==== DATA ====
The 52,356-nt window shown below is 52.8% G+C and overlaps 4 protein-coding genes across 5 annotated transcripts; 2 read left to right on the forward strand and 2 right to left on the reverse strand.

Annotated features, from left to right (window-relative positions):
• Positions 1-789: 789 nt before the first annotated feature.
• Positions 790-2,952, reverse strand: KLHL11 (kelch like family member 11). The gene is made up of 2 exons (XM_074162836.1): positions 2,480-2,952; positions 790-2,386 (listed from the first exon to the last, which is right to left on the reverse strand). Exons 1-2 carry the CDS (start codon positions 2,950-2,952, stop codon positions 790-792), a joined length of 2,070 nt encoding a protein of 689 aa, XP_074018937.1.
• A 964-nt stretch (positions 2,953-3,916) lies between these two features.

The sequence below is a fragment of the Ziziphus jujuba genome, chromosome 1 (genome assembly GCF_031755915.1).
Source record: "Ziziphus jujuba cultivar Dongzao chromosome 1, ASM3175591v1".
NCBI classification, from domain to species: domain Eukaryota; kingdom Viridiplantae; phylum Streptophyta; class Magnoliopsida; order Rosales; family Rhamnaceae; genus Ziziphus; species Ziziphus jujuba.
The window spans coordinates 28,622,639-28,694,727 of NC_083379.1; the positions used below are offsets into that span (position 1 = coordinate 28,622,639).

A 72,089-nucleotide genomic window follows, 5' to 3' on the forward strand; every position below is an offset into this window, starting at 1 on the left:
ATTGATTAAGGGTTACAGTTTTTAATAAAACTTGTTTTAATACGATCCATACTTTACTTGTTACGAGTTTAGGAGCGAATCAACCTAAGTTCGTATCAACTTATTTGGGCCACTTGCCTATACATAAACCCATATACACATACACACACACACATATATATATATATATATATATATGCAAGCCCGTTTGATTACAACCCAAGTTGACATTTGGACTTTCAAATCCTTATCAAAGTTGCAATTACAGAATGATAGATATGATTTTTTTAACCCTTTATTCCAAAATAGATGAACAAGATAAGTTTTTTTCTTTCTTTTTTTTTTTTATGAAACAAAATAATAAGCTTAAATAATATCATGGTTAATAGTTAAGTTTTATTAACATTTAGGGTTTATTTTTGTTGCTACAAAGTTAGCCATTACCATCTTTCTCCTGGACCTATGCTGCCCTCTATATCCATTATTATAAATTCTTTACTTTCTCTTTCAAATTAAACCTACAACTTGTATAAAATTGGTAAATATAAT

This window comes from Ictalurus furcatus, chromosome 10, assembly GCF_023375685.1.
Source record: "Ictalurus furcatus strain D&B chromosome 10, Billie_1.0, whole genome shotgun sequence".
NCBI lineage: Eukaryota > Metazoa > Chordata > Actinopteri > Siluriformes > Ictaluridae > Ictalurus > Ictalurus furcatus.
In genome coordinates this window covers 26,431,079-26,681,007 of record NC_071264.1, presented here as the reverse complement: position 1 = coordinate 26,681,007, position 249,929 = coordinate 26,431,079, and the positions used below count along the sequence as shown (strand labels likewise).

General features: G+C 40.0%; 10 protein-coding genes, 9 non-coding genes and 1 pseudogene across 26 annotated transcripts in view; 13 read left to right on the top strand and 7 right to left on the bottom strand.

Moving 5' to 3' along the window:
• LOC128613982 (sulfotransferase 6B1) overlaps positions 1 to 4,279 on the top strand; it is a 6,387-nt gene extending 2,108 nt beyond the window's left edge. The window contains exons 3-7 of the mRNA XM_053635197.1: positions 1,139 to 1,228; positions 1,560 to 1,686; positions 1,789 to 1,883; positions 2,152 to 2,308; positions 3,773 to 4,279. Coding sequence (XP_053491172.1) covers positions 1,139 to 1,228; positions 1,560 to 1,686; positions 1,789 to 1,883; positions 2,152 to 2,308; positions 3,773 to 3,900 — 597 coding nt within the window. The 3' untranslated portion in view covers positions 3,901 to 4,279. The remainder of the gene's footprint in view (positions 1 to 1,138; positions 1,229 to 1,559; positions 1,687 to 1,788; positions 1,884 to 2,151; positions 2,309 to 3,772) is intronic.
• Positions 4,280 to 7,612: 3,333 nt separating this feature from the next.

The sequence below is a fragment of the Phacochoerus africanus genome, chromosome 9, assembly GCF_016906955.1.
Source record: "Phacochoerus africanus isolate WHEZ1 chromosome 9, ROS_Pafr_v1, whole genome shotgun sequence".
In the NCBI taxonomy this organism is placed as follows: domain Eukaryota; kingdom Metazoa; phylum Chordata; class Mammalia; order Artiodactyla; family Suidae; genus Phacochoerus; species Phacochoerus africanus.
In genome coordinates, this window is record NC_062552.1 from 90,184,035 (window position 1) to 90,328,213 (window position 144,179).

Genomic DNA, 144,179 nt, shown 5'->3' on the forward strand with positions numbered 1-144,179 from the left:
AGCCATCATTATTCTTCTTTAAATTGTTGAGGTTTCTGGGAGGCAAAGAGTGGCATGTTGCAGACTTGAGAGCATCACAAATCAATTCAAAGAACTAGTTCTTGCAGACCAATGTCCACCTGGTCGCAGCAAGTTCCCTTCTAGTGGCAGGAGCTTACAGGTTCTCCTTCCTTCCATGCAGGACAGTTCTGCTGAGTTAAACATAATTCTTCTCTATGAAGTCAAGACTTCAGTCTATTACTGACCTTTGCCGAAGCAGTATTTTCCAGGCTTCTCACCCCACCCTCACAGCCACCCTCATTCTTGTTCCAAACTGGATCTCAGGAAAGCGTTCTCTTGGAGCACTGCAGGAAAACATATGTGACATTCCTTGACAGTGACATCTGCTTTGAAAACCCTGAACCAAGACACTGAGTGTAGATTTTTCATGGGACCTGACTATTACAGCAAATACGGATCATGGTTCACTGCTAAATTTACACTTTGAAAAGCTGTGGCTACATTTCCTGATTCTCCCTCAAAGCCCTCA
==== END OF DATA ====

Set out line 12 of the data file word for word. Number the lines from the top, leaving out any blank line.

This window comes from Ictalurus furcatus, chromosome 10, assembly GCF_023375685.1.